Led by Bob Geldof and Midge Ure, they christened their efforts ‘Live Aid’.
Well, Bóthar must surely be the rural equivalent of ‘Live Aid.’ It literally is Live Aid.
In Bóthar’s case, MEP and ex-IFA president TJ Maher, and Peter Ireton, were the lightning rods that got things moving.
T.J. Maher helped to co-found Bóthar in 1991, with the now retired CEO of the organisation, Peter Ireton.
Initially it had been intended as a once off gesture by the local farming community to airlift 20 Irish in-calf dairy heifers to an impoverished Ugandan community to mark the Limerick Treaty 300 celebrations.
It has since gone on to become one of Ireland’s best-known charity organisations, lifting over 10,000 families annually across the developing world out of destitution with livestock donations. So how does a farmer who would like to get involved do so, I asked Bóthar CEO Dave Moloney.
“To get involved, simply call our office on 1850 82 99 99 and tell us what they would like to donate. We only accept certain breeds of animals, and we talk to them about when to go about putting the animals in calf, when to get testing done and so on. We are with them through every step of the process.”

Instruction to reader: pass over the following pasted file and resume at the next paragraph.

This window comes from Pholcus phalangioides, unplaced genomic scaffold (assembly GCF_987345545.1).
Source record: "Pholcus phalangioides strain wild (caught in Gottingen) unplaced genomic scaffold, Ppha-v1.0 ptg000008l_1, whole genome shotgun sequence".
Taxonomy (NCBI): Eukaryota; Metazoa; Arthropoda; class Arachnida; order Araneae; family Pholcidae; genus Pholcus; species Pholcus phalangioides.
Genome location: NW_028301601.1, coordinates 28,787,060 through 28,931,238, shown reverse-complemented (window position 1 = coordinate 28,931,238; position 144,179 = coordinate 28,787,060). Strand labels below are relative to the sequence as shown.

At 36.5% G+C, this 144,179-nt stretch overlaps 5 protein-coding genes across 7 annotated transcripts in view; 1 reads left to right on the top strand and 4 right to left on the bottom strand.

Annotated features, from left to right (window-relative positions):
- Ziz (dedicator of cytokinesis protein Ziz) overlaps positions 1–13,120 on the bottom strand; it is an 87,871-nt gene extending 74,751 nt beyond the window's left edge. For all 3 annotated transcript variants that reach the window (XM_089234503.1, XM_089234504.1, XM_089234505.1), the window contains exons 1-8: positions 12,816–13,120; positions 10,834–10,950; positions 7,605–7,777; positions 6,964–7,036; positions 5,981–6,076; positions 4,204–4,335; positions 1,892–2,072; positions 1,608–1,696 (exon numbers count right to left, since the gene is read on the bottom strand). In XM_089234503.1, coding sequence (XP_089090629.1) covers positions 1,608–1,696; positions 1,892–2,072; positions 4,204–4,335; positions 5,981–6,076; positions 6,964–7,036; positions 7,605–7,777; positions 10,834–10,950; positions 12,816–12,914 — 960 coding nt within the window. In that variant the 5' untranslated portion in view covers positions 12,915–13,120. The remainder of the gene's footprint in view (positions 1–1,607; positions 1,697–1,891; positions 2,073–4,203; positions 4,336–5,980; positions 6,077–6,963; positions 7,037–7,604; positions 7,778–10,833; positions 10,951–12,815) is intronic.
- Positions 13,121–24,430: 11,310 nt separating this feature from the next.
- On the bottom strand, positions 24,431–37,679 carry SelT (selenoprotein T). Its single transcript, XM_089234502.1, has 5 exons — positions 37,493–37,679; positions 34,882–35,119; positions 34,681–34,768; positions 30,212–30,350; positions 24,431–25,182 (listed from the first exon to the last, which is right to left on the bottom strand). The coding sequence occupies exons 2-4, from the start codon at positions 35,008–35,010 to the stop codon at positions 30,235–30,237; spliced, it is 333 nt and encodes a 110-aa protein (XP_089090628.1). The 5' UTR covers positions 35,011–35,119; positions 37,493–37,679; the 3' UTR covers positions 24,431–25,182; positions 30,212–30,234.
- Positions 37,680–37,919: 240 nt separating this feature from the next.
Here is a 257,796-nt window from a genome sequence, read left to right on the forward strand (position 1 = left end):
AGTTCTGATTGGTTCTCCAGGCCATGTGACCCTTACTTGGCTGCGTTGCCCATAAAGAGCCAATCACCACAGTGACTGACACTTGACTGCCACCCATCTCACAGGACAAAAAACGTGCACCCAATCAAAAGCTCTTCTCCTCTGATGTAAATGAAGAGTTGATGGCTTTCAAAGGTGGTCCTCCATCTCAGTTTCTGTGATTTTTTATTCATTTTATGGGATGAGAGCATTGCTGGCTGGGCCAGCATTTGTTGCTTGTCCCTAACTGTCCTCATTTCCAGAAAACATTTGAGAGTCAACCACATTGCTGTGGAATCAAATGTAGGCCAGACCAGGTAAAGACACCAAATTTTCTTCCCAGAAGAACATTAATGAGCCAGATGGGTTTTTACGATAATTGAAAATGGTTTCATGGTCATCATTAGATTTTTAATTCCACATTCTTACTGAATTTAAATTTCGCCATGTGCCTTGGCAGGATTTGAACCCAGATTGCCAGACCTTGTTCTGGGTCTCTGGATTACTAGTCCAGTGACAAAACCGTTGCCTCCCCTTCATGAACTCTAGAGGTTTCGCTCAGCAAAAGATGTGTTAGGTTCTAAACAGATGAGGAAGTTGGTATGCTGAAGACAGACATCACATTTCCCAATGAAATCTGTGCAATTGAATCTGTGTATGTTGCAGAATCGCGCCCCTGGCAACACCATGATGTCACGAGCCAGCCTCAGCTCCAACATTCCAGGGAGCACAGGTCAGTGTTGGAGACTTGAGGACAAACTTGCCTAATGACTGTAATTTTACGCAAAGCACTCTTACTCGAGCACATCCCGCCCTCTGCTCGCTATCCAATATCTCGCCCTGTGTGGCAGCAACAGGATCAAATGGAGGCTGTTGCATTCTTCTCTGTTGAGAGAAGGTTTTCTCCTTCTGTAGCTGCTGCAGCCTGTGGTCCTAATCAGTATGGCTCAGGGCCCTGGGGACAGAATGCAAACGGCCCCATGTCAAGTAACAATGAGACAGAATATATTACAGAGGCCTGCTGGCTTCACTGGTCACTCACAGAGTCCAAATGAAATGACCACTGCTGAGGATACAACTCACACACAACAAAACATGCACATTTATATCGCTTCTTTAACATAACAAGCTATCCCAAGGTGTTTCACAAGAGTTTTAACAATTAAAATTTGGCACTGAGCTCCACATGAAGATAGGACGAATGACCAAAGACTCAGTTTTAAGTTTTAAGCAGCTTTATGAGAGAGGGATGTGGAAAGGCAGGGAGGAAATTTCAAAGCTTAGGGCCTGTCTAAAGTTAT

And what about the red tape, I ask. Even moving an animal to a neighbour carries a great deal of paperwork, never mind taking the animal half way across the world.
“Each animal is tested and is only allowed to travel after strict testing by the Department of Agriculture. We are very used to the process. We need to make sure that every animal that is sent is going to make a difference, which is why we only accept certain breeds.”
On the subject of farmers who donate, this is what Mr Moloney had to say.
“We are very fortunate to have so many loyal donors. Some families have given a heifer a year since we began 25 years ago. Others give when they can. The animals come from all over Ireland.
“We ask farmers to donate animals every year through our Spring Calf Appeal. Monetary donations are taken right throughout the year. As you can appreciate, the transport and veterinary costs associated with the airlifts are high, so we use monetary donations to send the animals.
I also spoke to Limerick farmer, Thomas Blackburn, who is one of Bóthar’s longest standing donors. From Effin, Co. Limerick, Thomas visited one of Bóthar’s dairy cow projects. Here’s what he said.
“I was lucky enough to travel to Uganda and I met some incredible people there. And even though it’s a bit ago now, I remember the trip as if it were yesterday.
"I could see that this gift that we had given had changed lives. Indeed, it most likely saved lives. It has stayed with me ever since and it’s why Marian and I continue to support Bo´thar. Because I know the difference a cow makes.”